Issue Date: July 21, 2008
HER ENTRY into the artistic interpretation of molecular and cellular biology couldn't have begun in a higher stakes way. In 1988, Nana Bagdavadze's little sister, Zizi, then in her early 20s and in their family's hometown of Tbilisi, in the former Soviet Republic of Georgia, was dying of chronic myelogenous leukemia—a cancer that leads to overproduction of several blood components, including red blood cells and platelets. The only viable treatment required Zizi's own blood-making bone marrow to be destroyed by chemicals and radiation and then resurrected, hopefully, with an infusion of healthy bone marrow from a person who was a near-perfect immunological double.
"I was a match," Bagdavadze recalls, still now—two decades later—with joy in her eyes.
At a time when information was way harder to come by, Bagdavadze and her family were able to learn that one of the best places in the world for the bone marrow transplant procedure—a place where half the patients survive—was the Fred Hutchinson Cancer Research Center, in Seattle. Had the Soviet Union's days not been numbered in 1988, and had the dissipation of Cold War animosity not been in full swing, a medical trip to Seattle would have been all but impossible.
"Perestroika helped us get out," Bagdavadze says, referring to the unprecedented program of transparency and openness that Soviet leader Mikhail Gorbachev had been orchestrating.
At the hospital in Seattle, a team of doctors, including some who had pioneered the bone marrow transplant procedure in the 1960s and '70s, extracted marrow from Bagdavadze's hips and injected it into her ailing sister. "On day 21, the cells took hold," Nana says, a clockwork milestone for successful procedures. "She is alive today," Bagdavadze says of Zizi, who works as a designer and illustrator of books, including fairy tales.
EVEN AS IT SAVED her sister's life, the bone marrow transplant was a life-transforming event for Bagdavadze as an artist. Trained in classical European painting techniques at the finest art schools in Georgia, Bagdavadze found herself visualizing the cells that had both threatened her sister's life and saved it, as well as life's most iconic molecule, DNA. All of that talk with doctors and all of the reading of journal articles had something to do with it. "It was living in me," she says of DNA's double-helical motif. "Sometimes I think I can see DNA."
Through her own interpretive filters developed from her training in Georgia and her experiences as an artist and teacher since the 1990s, when she moved to the U.S. permanently, Bagdavadze has developed her own aesthetic approach to rendering DNA. Outlining her compositions first in charcoal, Bagdavadze prefers to use oil-based paints because they afford her more time to work on the canvas and blend paints on the fly, compared with quicker drying acrylics. "Oils give you time to create," she says.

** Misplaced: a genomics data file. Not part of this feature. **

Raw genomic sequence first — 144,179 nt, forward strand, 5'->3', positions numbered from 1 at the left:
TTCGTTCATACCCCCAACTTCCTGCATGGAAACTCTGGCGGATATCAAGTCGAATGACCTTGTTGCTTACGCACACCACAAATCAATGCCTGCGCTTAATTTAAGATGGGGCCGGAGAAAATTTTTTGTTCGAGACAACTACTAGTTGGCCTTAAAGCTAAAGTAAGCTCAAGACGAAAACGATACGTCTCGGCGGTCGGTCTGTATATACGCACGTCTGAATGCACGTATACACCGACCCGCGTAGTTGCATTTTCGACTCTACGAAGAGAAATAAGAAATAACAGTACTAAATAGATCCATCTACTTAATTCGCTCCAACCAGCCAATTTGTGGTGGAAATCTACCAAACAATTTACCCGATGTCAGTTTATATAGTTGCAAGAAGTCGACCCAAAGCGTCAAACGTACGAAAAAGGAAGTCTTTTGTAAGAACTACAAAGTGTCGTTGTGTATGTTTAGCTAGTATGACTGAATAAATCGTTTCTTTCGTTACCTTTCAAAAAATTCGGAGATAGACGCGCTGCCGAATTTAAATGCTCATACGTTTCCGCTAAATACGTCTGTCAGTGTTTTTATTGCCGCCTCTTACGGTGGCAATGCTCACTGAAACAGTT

Over the years, Bagdavadze has painted dozens of DNA-inspired compositions, many of them filled with cell-like shapes—or nanoparticles as Bagdavadze sometimes refers to them—that overlay backgrounds often suggestive of other biomolecules or a cell's cytoplasmic milieu. These and other works—including many portraits, which have been a central art form for her—hang in schools, institutions such as the American Cancer Society, private collections, and medical venues. The Fred Hutchinson Cancer Research Center, for example, has displayed a series of her paintings called "DNA Variations."
This past May and June at a large annual group art show in Washington, D.C., called Artomatic, Bagdavadze hung several of her DNA paintings in an assemblage she called "Divine Particles." To this chemically minded visitor at the show, the DNA motifs had a magnetic effect. In an artist's statement next to the paintings, she wrote that after her sister's surgery, she "had become fascinated by the nanoworld and genetic images."
"In the search for the beauty of the particles, hidden from the human eye, I was inspired by the idea of forms rather than the scientific truth," her statement notes. "As a fine artist, I am aware that the visual world is governed by its own visual laws."
Bagdavadze, mother of two grown boys, now lives in Washington, D.C., with her second husband, a Republic of Georgia-born space weather researcher at the National Aeronautic & Space Administration's Goddard Space Flight Center, in Greenbelt, Md. So these days, imagery of outer space adds to the inner-space imagery of cells and molecules that have long inspired her. But it's the DNA imagery that she talks about most. Says Bagdavadze, "In my work, the double helix has become a symbol of life and of constant movement."
- Chemical & Engineering News
- ISSN 0009-2347
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